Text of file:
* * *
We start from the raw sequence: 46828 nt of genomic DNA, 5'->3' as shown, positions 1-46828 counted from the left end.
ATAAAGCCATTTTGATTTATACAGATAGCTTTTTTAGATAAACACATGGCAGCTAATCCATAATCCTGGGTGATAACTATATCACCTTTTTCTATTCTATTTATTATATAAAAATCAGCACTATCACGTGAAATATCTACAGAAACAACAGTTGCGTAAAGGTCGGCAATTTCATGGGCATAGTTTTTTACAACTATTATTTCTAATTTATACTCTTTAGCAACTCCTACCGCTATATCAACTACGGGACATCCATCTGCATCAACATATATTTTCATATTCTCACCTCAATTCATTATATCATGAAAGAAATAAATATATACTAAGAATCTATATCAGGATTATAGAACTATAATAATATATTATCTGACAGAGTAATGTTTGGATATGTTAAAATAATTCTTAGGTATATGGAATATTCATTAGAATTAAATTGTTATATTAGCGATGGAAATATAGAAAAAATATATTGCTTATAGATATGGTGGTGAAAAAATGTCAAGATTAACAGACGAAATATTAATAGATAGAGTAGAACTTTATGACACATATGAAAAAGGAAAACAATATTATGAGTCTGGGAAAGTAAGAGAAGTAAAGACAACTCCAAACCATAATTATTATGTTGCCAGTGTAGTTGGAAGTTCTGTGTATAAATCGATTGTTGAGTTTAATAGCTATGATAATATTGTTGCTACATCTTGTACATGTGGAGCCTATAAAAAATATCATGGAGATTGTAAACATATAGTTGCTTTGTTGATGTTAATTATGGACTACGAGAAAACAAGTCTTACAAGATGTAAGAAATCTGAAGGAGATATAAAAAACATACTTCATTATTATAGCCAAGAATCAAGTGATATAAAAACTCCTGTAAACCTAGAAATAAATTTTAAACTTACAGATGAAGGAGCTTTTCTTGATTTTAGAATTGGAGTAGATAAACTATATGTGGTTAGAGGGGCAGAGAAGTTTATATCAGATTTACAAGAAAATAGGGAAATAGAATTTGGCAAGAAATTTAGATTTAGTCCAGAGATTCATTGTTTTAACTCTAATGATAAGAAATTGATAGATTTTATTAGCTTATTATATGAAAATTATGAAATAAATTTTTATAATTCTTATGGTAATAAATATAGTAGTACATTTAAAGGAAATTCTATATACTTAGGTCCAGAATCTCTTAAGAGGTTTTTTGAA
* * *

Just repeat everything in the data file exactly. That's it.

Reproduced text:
We start from the raw sequence: 46828 nt of genomic DNA, 5'->3' as shown, positions 1-46828 counted from the left end.
ATAAAGCCATTTTGATTTATACAGATAGCTTTTTTAGATAAACACATGGCAGCTAATCCATAATCCTGGGTGATAACTATATCACCTTTTTCTATTCTATTTATTATATAAAAATCAGCACTATCACGTGAAATATCTACAGAAACAACAGTTGCGTAAAGGTCGGCAATTTCATGGGCATAGTTTTTTACAACTATTATTTCTAATTTATACTCTTTAGCAACTCCTACCGCTATATCAACTACGGGACATCCATCTGCATCAACATATATTTTCATATTCTCACCTCAATTCATTATATCATGAAAGAAATAAATATATACTAAGAATCTATATCAGGATTATAGAACTATAATAATATATTATCTGACAGAGTAATGTTTGGATATGTTAAAATAATTCTTAGGTATATGGAATATTCATTAGAATTAAATTGTTATATTAGCGATGGAAATATAGAAAAAATATATTGCTTATAGATATGGTGGTGAAAAAATGTCAAGATTAACAGACGAAATATTAATAGATAGAGTAGAACTTTATGACACATATGAAAAAGGAAAACAATATTATGAGTCTGGGAAAGTAAGAGAAGTAAAGACAACTCCAAACCATAATTATTATGTTGCCAGTGTAGTTGGAAGTTCTGTGTATAAATCGATTGTTGAGTTTAATAGCTATGATAATATTGTTGCTACATCTTGTACATGTGGAGCCTATAAAAAATATCATGGAGATTGTAAACATATAGTTGCTTTGTTGATGTTAATTATGGACTACGAGAAAACAAGTCTTACAAGATGTAAGAAATCTGAAGGAGATATAAAAAACATACTTCATTATTATAGCCAAGAATCAAGTGATATAAAAACTCCTGTAAACCTAGAAATAAATTTTAAACTTACAGATGAAGGAGCTTTTCTTGATTTTAGAATTGGAGTAGATAAACTATATGTGGTTAGAGGGGCAGAGAAGTTTATATCAGATTTACAAGAAAATAGGGAAATAGAATTTGGCAAGAAATTTAGATTTAGTCCAGAGATTCATTGTTTTAACTCTAATGATAAGAAATTGATAGATTTTATTAGCTTATTATATGAAAATTATGAAATAAATTTTTATAATTCTTATGGTAATAAATATAGTAGTACATTTAAAGGAAATTCTATATACTTAGGTCCAGAATCTCTTAAGAGGTTTTTTGAA